1) Ally – this is someone who is supportive and provides moral support. They seek to listen, learn and understanding racial justice. They may stand up for marginalized and minoritized groups, but may not have the feel the sense of urgency to involve themselves in uncomfortable situations around race:
2) Accomplice – this is someone who will get involved on a deeper level to interrupt biased policy, procedure, and practice in oppressive systems. They may use their particular access to organizational decision making and power to make room for racial equity to have a platform; and,
3) co-conspirator – this is someone like abolitionist John Brown or activist Heather Hayer, who died for the struggle in Charlottesville.
In other words, they are willing to put their safety and life on the line for racial justice. They epitomize “by any means necessary.” They are willing to give up their set at the table so a subordinated person can have a space. They have courageous conversations in their own racial groups to challenge white solidarity.Dr. Berry
Love & Struggle: What do you want viewers to walk away with from this performance?
A better sense of unsensitized history of violence against black bodies perpetrated by white bodies. There is a certain genius that black bodies have demonstrated throughout history in America to pursue freedom and healing.Dr. Berry
Dr. Berry has been humbled by the response to this piece. He looks forward to engaging with different institutions and communities to deliver this performance and have this discussion.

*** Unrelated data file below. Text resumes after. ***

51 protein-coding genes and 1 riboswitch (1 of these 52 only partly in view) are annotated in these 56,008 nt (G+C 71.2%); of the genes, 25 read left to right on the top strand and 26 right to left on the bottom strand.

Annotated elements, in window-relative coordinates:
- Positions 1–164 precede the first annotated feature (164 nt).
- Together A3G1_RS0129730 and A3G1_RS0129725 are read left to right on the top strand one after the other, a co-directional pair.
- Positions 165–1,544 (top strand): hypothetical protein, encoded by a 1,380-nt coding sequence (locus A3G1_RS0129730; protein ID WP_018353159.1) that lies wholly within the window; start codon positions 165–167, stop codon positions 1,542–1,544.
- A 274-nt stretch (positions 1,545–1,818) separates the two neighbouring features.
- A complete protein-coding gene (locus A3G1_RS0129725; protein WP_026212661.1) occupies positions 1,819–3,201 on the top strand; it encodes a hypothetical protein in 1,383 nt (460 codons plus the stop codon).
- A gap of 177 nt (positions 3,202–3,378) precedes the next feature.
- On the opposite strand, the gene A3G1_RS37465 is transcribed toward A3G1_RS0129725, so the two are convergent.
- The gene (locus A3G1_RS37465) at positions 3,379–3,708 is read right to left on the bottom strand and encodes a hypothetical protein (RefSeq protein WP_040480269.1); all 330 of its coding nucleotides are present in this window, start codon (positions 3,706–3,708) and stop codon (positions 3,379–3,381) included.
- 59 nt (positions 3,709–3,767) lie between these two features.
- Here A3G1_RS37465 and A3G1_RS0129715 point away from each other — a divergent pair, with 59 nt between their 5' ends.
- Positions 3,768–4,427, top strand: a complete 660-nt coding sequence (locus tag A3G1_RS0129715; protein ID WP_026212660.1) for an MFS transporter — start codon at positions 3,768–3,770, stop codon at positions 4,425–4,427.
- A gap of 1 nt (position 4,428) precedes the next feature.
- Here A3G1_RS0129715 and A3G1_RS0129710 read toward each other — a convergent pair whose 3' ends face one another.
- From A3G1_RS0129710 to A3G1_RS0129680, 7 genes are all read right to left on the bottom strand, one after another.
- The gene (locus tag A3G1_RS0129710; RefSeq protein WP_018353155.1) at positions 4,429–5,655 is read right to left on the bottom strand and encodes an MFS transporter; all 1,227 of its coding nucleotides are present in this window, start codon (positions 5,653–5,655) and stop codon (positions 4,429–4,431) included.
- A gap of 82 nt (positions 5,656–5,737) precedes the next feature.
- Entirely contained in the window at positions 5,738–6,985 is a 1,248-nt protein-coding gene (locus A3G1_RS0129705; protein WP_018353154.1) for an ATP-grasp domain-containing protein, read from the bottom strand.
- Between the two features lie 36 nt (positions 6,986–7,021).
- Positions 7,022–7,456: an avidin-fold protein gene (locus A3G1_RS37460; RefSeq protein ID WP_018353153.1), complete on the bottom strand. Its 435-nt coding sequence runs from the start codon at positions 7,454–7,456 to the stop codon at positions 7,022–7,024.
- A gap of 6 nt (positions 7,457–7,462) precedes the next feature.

Come out on Monday, April 8, 2019 to bear witness to this incredible performance. This event is free and open to the public.
Dr. Timothy Berry is an Assistant Professor and Director of Educator Partnerships and Student Support for the College of Education at Minnesota State University, Mankato. He holds a Master of Music Education degree, with an emphasis in multicultural music from The University of Minnesota. Dr. Berry is an award-winning composer, and has edited and published interdisciplinary curriculum, and has recently published a book chapter on using critical race theory to undergird the preparation of new teachers. He maintains a research agenda including critical race theory, project-based learning, and music and the arts. Dr. Berry received several awards as a composer including: Live Music for Dance award from the American Composer’s Forum and the Cultural Community Partnership Grant from the Minnesota State Arts Board. He was also the winner of the Essentially Choral Competition for emerging American composers sponsored by VocalEssence and the American Composers Forum. Dr. Berry’s in-depth knowledge of composition has led to commissioned works for dance, choral, and church groups. He is on the teaching artist roster for the music organization, Vocal Essence. As a clinician, he has conducted workshops on drumming and choral music. Frequently, he is invited to speak in schools, universities, and churches on issues surrounding race, Black culture, and race relations.
Dr. Berry has performed nationally as a singer, actor, and percussionist; including August Wilson’s Fences, and Black Nativity with Penumbra Theater, and La Boheme with the Minnesota Opera. He has also performed with Grammy Award winner, Larnelle Harris. His recorded music is on a variety of CDs, from Gospel to Caribbean, including his Soul Drums series, which stems from West African, Afro-Cuban, and African American music traditions.